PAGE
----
Adovcates say lawmakers need a rent relief plan soon.
CHARLOTTESVILLE- More than 8,000 Virginians have been evicted from their homes since June 22. And that number will likely rise over the next two months. State courts have 9,114 eviction hearings scheduled in the next eight weeks alone.
“Evictions have skyrocketed in the last two to three weeks. Over 32,000 cases have been heard in court since June 22,” said Elaine Poon, managing attorney for the Legal Aid Justice Center office in Charlottesville. “In Richmond, there was a fourfold increase of eviction filings. And we’ve seen an 18% increase in hearings.”
And this problem looks like it’s going to get worse.
With winter right around the corner, residents might have to choose between paying their utility bills or their rent, if they can pay for either. After several extensions, the State Commission Corporation ended the freeze on utility bill payments in Virginia this week.
“A lot of families already lived a hair’s breadth away from homelessness [due to COVID-19],” Poon said. “Adding another bill is just going to make the problem snowball.”
The freeze officially ended on Oct. 5. Now it is up to lawmakers to fix this issue before it worsens.
One more bill to pay
Thankfully, just because the freeze ended, that doesn’t mean companies will immediately cut the power off. As a compromise, the SCC issued orders for companies to offer payment plans. But that last part is key. Without a moratorium in place, customers either have to set up a plan or see their power turned off.
Dana Wiggins, director of consumer advocacy for Virginia Poverty and Law Center, said most utility providers want to see what the General Assembly does. Both the House and Senate passed proposals to address the issue, but there’s one more hurdle. Since this is part of the budget process, both groups select members to meet in conference and hammer out the differences in their respective proposals.
Still, Wiggins worries about what might happen if a decision isn’t reached soon.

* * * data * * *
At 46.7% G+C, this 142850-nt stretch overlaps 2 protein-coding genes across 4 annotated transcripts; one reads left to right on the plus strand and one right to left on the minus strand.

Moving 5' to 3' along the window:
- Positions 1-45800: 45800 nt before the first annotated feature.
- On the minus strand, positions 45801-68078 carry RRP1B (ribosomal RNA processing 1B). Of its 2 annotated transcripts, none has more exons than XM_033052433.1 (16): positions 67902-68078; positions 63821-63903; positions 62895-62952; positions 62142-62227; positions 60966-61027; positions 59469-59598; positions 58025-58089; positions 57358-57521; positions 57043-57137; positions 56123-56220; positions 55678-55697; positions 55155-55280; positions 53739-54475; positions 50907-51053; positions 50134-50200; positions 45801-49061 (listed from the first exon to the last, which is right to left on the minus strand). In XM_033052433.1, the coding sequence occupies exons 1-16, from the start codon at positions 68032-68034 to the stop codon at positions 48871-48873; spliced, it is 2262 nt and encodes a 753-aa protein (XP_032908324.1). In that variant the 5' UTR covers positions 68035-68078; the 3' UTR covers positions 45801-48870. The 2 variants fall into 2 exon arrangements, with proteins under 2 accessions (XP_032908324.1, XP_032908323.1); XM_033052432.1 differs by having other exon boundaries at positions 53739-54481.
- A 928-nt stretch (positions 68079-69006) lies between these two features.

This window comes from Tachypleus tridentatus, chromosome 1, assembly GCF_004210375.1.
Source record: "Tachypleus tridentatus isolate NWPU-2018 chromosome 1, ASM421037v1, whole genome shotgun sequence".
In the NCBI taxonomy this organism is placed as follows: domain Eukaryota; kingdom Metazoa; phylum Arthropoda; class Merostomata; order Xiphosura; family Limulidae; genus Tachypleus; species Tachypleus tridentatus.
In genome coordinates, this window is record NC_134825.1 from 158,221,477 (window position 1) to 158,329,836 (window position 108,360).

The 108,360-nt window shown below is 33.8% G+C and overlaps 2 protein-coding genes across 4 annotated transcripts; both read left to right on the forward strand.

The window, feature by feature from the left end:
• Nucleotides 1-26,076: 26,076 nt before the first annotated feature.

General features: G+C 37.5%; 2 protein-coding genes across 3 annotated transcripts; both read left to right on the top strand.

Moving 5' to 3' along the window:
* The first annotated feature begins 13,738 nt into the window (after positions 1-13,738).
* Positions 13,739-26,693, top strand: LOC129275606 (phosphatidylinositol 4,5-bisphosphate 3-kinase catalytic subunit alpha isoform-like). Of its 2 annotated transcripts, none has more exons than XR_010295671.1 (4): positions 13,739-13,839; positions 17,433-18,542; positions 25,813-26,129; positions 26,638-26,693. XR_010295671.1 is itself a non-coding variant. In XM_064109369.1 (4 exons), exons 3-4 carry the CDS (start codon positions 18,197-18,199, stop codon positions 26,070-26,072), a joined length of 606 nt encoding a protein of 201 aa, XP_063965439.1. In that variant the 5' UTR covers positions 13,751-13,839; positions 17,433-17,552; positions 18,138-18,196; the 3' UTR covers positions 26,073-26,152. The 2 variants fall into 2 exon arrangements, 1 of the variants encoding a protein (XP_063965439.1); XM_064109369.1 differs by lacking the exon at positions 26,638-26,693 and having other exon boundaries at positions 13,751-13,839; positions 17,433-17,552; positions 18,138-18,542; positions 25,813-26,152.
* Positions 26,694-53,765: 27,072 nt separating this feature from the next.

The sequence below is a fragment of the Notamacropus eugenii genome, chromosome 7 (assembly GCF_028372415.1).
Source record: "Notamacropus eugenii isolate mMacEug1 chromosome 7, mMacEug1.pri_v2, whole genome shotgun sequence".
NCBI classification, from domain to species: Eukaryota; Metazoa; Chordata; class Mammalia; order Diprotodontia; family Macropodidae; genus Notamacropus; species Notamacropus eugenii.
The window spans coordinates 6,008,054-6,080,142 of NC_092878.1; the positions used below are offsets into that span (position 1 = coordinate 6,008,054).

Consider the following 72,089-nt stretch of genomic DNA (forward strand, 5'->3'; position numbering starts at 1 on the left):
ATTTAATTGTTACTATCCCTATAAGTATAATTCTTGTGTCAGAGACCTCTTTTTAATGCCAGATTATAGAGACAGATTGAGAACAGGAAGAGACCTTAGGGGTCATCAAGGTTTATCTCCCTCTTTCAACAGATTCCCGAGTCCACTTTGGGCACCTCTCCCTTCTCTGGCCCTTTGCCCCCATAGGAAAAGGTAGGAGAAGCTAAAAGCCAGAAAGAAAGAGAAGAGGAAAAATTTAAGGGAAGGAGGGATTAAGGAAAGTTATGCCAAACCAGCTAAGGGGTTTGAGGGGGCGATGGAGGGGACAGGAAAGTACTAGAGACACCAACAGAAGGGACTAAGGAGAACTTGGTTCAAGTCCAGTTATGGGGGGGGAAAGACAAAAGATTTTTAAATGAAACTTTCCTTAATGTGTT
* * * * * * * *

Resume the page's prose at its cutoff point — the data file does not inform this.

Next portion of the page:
“We’ve talked to a few people who did end up evicted and it was extremely hard for them,” Wiggins said. “They didn’t have a place where they could shower or reliably wash their hands.”
That’s the problem with being evicted in a pandemic. Some groups that usually help are struggling to keep their own doors open.
How did we get to this point?
It’s easy to blame the situation on COVID-19. The pandemic caused businesses to close, delayed unemployment benefits and generally made it hard for people to pay their bills.
However, a lot of these problems existed for years in Virginia. The pandemic only made them worse. For example, protecting the rights of tenants has been an issue for decades. But now, predatory landlords want to use COVID-19 as an excuse.
“We have a client right now who is behind on rent. But knowing that there is a CDC moratorium slowing down the eviction, the landlord is trying to cancel their lease,” Poon said.
Above all, Virginians just need stability, she added.
“If can prevent this before rent relief or an eviction hold, (it will be easier) for people to get back on their feet and start paying their rent again,” said Poon. “Then we can try to avoid our greater fear that is currently happening- mass homelessness and increased spread of the disease because people are facing such severe housing insecurity.”
The ball is in the lawmakers’ court